Decision block 52 examines whether a low degree of urgency in a roller operation has occurred. Decision block 52 detects a low rotation urgency by examining the timeout since the last roll. FIG. 4 shows in greater detail how a timeout is detected since the last roll.

With reference to FIG. 4, step 110 samples the value of the device's real time clock as “rtc”. At decision block 112, the value of rtc is compared to the time value of the last roller rotation event, relative to a timeout threshold. In the event that the time lapsed between any two consecutive roll events is greater than the timeout threshold, a false timeout condition is signaled at step 114. Conversely, if the time lapsed between any two consecutive roll events is less than the timeout threshold, a true timeout condition is signaled at step 116. Finally, the value of the real time clock is sampled as ‘time’ in step 118 for future use in determining whether a timeout has occurred since this roll. It was found experimentally that the value of 50 ms was adequate for the value of timeout threshold.

In the event that the invention has detected a low degree of rotation urgency, a zero speed accelerated rotation message is generated, which is equivalent to a non-accelerated message. With reference back to FIG. 3, this is accomplished at step 56 by resetting the speed term. The zero speed accelerated rotation message is placed in the queue at step 16. After step 16 executes, then processing continues at step 10 which waits for roller activity.

If decision block 52 determines that a timeout has not occurred since the last roll, then processing continues at step 54. Step 54 aims to detect a high rotation urgency by detecting a consecutive roll. As used in this description, the term “rotation urgency” is the inverse function of the time lapsed between two consecutive roller strokes, measured in Hertz. Using appropriate thresholds for the time lapse, it is possible to define rotation urgency according to various degrees. For example, high and low rotation urgency could have corresponding low and high time-lapse thresholds, respectively. FIG. 5 shows in greater detail how a consecutive roll is detected.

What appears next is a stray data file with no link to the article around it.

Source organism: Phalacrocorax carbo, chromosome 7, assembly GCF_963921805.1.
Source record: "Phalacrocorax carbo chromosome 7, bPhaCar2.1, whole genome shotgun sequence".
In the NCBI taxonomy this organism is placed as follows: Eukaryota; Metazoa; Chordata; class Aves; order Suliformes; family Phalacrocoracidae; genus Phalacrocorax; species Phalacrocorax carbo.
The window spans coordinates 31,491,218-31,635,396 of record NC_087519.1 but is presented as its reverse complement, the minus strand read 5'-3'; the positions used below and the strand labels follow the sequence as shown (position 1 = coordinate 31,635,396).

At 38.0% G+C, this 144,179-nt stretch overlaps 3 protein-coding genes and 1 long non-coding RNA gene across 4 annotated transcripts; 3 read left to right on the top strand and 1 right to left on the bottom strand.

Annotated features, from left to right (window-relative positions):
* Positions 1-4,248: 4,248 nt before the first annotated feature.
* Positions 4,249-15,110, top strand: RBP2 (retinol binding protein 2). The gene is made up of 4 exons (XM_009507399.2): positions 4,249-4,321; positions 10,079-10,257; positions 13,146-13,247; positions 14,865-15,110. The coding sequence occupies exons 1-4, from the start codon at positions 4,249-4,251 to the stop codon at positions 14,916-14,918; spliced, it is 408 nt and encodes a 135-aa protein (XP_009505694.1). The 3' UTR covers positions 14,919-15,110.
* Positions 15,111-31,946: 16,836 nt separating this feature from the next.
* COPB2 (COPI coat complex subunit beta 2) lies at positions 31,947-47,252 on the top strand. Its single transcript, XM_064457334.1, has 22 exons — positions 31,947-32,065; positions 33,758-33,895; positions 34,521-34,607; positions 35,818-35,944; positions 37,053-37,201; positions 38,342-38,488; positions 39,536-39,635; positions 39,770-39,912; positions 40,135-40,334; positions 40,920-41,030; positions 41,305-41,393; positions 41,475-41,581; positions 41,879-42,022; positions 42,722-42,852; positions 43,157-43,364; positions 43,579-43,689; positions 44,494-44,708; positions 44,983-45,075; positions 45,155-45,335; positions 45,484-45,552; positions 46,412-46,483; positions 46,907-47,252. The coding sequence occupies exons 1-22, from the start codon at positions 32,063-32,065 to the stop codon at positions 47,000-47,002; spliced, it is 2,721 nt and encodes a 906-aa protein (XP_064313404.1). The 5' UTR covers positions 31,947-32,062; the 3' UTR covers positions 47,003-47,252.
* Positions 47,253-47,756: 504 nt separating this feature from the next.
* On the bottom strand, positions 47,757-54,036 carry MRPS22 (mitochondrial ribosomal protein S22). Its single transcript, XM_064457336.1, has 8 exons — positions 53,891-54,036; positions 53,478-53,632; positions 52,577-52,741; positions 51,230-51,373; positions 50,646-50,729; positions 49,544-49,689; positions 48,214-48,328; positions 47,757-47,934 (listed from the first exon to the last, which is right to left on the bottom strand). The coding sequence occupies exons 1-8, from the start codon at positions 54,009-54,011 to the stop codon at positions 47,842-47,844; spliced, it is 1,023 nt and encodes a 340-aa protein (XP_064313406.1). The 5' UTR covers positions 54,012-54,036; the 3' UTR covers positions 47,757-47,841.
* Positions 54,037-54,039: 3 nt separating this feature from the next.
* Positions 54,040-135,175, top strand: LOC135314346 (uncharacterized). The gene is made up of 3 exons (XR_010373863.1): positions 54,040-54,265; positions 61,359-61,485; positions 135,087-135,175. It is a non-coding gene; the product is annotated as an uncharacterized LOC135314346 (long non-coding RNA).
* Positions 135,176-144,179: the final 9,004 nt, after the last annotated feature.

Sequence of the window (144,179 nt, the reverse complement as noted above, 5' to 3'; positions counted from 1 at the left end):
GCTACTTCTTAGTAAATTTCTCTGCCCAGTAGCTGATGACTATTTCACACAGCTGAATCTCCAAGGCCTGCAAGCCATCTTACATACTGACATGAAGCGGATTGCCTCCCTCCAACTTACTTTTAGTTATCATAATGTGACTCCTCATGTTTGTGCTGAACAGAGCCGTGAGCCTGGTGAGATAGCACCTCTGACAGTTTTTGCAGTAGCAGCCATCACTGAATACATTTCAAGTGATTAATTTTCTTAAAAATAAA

With reference to FIG. 5, step 210 samples the value of the real time clock as “rtc”. At step 212, the value of rtc is compared to the time value of the last roller rotation event, relative to a consecutive threshold. In the event that the time lapsed between any two consecutive roll events is greater than the consecutive threshold, a false consecutive roll condition is signaled at step 214. Conversely, if the time lapsed between any two consecutive roll events is smaller than the consecutive threshold, a true consecutive roll condition is signaled at step 216. Finally, the value of the real time clock is sampled as ‘time’ in step 218 for future use in determining whether the next roll is consecutive. It was found experimentally that the value of 350 ms was adequate for the value of consecutive threshold. Processing continues back at FIG. 3.

With reference to FIG. 3, in the event that the decision block 54 has detected a high degree of rotation urgency, an accelerated rotation message is generated. Step 58 increments the roller position by the speed term in the direction of the roll. Decision block 60 examines whether the speed term is at its limit. If it is at its limit, then step 16 places the roll message in the queue. However if the speed term has not yet reached its limit, then step 62 increases the speed term before step 16 places the roll message in the queue.